Encephalitis in adults is a condition affecting the brain and requires prompt treatment to lower the risk of lasting complications or death. It affects 10–15 people per 100,000 each year, with more than 250,000 patients diagnosed in the last decade alone in the U.S. Encephalitis can affect anyone, but more often occurs in younger people.
Primary encephalitis occurs when a virus or other agent directly infects the brain. The infection may be concentrated in one area or widespread. It may also be a reactivation of a virus that had been inactive after a previous illness.
Secondary encephalitis is a result of a faulty immune system reaction to an infection elsewhere in the body. The immune system also mistakenly attacks healthy cells in the brain. Also known as post-infection encephalitis, secondary encephalitis often occurs two to three weeks after the initial infection.
The 7 Causes of Encephalitis
There is no specific cause of encephalitis but the typical trigger is a common viral infection, bacterial infections, and noninfectious inflammatory conditions. The common viral causes of Encephalitis are:
- Herpes simplex virus. It is associated with fever blisters and cold sores. Encephalitis caused by HSV type 1 is rare but can result in significant brain damage or death.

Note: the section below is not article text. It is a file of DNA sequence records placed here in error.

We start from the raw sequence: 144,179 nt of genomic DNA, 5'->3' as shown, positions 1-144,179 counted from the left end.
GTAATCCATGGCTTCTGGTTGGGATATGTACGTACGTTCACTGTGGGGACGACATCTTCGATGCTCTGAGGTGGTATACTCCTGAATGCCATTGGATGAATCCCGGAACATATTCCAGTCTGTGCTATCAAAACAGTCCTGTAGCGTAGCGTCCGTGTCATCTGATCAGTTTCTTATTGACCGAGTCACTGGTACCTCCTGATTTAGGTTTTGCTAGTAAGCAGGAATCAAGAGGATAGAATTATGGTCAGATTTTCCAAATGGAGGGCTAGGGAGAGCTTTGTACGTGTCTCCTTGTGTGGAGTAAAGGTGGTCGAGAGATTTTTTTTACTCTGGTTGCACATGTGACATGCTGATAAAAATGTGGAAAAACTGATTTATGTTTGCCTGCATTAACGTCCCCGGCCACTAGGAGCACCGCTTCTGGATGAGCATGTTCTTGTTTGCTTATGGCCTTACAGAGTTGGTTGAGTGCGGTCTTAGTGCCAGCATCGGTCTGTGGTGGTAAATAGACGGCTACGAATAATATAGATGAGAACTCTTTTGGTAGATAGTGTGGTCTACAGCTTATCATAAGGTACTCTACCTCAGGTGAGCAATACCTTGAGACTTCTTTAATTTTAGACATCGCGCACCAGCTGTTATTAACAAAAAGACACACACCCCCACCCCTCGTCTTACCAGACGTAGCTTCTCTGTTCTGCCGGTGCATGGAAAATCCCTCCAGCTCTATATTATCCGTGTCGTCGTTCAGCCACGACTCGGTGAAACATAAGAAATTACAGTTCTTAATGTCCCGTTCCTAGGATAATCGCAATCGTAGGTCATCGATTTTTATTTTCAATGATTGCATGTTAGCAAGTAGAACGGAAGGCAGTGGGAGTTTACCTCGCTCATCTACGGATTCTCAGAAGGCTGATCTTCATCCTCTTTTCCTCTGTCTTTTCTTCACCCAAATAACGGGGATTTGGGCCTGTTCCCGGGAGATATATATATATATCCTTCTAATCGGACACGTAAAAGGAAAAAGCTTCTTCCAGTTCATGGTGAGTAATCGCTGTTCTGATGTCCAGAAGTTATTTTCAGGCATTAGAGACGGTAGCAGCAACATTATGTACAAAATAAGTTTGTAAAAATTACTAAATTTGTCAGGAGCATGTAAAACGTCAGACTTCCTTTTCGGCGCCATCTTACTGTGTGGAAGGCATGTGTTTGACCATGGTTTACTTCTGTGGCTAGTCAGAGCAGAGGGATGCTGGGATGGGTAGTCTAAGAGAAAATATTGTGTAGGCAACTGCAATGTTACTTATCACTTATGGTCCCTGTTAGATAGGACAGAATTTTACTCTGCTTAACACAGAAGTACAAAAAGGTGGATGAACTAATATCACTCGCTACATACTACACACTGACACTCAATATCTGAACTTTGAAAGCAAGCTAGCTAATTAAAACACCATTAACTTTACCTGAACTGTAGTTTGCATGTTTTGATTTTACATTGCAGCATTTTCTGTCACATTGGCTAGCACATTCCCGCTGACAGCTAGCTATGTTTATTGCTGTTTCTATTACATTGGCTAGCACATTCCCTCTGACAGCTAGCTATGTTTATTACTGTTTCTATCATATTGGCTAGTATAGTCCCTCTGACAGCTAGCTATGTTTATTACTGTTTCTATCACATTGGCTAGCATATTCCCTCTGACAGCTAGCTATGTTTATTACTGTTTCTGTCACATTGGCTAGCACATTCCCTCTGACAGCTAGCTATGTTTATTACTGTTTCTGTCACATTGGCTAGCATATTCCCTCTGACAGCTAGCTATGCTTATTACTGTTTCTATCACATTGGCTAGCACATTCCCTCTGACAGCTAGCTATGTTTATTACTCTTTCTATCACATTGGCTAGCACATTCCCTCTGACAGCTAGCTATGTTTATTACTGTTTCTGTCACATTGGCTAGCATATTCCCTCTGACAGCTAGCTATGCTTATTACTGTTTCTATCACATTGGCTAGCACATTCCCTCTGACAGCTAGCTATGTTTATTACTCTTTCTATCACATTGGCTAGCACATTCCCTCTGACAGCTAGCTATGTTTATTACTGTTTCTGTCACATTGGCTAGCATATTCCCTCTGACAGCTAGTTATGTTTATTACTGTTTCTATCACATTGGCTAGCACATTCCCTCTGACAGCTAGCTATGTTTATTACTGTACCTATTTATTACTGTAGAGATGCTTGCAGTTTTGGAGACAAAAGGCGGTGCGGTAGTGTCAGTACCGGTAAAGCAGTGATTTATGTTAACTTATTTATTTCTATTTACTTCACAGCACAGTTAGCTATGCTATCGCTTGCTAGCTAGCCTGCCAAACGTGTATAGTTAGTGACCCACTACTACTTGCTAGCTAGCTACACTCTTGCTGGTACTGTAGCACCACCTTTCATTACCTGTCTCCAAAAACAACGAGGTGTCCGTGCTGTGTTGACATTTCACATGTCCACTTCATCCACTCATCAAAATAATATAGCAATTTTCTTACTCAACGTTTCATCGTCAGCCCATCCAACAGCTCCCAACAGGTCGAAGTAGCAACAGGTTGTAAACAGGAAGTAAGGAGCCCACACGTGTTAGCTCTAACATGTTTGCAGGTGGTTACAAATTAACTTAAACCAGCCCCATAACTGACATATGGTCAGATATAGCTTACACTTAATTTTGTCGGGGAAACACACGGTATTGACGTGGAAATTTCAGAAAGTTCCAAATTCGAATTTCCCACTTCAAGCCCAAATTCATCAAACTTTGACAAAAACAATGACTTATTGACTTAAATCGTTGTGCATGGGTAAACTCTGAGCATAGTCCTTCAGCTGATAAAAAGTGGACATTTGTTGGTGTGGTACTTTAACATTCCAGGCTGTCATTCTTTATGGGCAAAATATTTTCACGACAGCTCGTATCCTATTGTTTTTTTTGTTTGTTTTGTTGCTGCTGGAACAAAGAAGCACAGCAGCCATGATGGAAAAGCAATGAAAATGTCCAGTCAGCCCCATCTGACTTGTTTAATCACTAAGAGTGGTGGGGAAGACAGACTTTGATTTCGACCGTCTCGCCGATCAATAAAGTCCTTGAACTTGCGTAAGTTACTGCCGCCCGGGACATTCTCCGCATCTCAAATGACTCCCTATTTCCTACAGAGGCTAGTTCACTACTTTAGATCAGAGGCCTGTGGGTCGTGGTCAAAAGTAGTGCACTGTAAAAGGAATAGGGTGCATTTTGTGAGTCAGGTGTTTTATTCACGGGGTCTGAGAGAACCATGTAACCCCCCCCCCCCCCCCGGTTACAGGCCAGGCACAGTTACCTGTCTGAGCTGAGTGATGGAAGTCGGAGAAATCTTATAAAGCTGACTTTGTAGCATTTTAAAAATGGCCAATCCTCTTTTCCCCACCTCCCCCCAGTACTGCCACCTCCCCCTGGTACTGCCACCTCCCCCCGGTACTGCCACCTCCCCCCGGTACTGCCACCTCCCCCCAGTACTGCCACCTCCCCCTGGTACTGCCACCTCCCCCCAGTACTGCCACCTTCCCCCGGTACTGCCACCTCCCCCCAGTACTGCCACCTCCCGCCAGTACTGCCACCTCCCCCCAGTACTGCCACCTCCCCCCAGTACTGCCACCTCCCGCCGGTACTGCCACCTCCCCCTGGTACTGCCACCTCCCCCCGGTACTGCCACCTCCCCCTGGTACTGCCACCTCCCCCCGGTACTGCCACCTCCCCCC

- Other herpes viruses. These viruses commonly cause infectious mononucleosis, and the varicella-zoster virus, which commonly causes chickenpox and shingles.
- Enteroviruses. These viruses include the poliovirus and the coxsackievirus, which usually cause an illness with flu-like symptoms, eye inflammation, and abdominal pain.
- Mosquito-borne viruses. Symptoms of an infection might appear within a few days to a couple of weeks after exposure to a mosquito-borne virus.
- Tick-borne viruses. The Powassan virus is carried by ticks and causes encephalitis in the Midwestern United States.
- Rabies virus. Infection with the rabies virus, which is usually transmitted by a bite from an infected animal, causes a rapid progression to encephalitis once symptoms begin.
- Common childhood infections. Measles, mumps, and German measles are typical causes of secondary encephalitis.
What are the Symptoms of Encephalitis in Adults?
Encephalitis in Adults caused by certain infections or autoimmune processes can show up with characteristic symptoms.
- A sensation of Deja Vu is typical in the early stages of simplex virus encephalitis.
- Flu-like symptoms
- Behavioral changes
- Unusual movement patterns affecting the mouth and face
- Cognitive decline and impaired function of the autonomic nervous system.
- Seizures or abnormal movement of the face or arm
- Aches in muscles or joints
- Fatigue or weakness
How to Prevent Encephalitis?
- Maintain proper hygiene. Wash hands frequently and thoroughly with soap and water.
- Avoid sharing utensils such as spoons and other tableware.
- Maintain good habits and ensure to keep your environment clean.
- Participate in vaccination programs to avoid getting the infection.
- Before traveling, talk to your doctor about recommended vaccinations for different destinations.